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Recap / The Simpsons S8 E14: "The Itchy And Scratchy And Poochie Show"

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"The Itchy & Scratchy & Poochie Show" is the fourteenth episode of the eighth season of The Simpsons (production code 4F12), first aired on February 9, 1997. In this episode, Homer is chosen to voice Poochie, a dog character created to liven up the Itchy & Scratchy show, but the new addition becomes universally hated. Lindsay Naegle makes her debut as an executive at the I&S studio.

Plot Summary

Marge is surprised that Bart and Lisa are not watching The Itchy & Scratchy Show, the two of them pursuing other activities. They are not alone, as I&S producer Roger Myers, Jr. finds out during a conference with Krusty, whose show drops off in the ratings every time the cartoon is shown. Myers decides to do a focus group to find out why the show has lost its popularity. However, the group (consisting on the Simpson kids, Milhouse, Nelson, Ralph and Janey) contradict themselves about what they want for the show (agreeing that the characters should explore real-life issues and also battle giant robots) and an exasperated Myers suddenly rants that kids have no idea about anything.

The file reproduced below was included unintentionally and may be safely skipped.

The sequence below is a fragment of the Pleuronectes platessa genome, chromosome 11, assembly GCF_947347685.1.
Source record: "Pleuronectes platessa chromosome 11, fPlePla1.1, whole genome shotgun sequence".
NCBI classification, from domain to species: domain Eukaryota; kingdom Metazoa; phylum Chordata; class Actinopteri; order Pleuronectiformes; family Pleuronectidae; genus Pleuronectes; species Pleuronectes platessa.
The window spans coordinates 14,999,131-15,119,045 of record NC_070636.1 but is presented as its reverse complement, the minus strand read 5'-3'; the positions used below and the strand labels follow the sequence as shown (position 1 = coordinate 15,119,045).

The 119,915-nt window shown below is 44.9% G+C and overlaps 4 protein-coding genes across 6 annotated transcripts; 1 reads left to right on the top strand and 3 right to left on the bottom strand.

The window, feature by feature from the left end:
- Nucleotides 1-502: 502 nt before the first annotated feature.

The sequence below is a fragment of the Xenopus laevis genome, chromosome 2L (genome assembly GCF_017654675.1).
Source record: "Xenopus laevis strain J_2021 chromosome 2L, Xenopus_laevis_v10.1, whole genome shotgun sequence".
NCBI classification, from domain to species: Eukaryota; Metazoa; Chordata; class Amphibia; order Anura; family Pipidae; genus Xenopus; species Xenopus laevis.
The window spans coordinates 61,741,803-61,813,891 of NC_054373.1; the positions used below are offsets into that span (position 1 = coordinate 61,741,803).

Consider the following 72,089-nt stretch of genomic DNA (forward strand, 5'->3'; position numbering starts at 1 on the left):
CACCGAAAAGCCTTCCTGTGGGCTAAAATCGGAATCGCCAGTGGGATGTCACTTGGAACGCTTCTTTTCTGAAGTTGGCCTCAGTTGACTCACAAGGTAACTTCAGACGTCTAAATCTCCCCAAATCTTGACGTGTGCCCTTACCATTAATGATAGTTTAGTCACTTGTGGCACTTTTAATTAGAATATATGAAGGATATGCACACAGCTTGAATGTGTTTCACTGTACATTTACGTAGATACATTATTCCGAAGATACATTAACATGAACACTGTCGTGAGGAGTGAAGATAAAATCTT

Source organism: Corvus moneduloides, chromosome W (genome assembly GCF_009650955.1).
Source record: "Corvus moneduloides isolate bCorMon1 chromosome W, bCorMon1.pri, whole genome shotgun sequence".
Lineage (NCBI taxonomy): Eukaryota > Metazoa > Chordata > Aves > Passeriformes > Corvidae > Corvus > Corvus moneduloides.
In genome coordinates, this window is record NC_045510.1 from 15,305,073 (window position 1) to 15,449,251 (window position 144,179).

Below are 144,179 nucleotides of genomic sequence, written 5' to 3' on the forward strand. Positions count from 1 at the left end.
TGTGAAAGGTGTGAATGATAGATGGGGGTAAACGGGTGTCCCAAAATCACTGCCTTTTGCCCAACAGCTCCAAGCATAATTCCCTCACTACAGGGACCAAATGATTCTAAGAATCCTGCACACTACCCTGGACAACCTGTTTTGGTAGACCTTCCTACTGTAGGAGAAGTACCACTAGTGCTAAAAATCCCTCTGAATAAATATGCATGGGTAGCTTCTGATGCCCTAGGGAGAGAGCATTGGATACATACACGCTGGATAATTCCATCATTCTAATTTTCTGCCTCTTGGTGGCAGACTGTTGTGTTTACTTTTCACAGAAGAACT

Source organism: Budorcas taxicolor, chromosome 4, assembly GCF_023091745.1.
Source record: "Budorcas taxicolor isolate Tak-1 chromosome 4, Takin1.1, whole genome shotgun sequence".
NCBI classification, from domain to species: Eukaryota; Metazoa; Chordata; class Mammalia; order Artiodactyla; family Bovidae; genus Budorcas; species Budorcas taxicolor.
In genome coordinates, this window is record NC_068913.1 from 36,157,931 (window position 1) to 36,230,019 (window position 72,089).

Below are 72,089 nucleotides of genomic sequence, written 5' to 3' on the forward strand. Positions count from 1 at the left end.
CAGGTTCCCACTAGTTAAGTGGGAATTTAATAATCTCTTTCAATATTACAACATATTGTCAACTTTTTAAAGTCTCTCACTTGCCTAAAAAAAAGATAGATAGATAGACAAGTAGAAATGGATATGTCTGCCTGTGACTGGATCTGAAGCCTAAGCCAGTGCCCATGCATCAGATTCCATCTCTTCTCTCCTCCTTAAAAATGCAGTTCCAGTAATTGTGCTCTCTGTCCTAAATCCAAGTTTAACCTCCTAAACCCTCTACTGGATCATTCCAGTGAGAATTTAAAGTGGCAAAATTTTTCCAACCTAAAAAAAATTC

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Bart and Lisa admit that the show is getting a bit stale, so Myers and the higher-ups at the company decide to come up with a new character, a dog to complete the "mouse-cat-dog" trident, much to the discontent of the show's writers, who see Itchy and Scratchy as a "psycho-dramatic duo". "Poochie, the Rocking Dog", as the new character is christened, is devised with all the trappings of a corporate-doctored product, including outdated slang and general indecision about him being a surfer dude or a Rastafarian. The studio also holds auditions to voice Poochie, in which Otto, Troy McClure and Lionel Hutz participate, but are rejected for not having enough of an "attitude". Homer eventually wins the part by acting sarcastically after being initially rejected. He also meets Julie Bellamy, who voices both Itchy and Scratchy, also having played the role of the Roadrunner (but only one "beep") and participates in conferences with the show's rabid fans.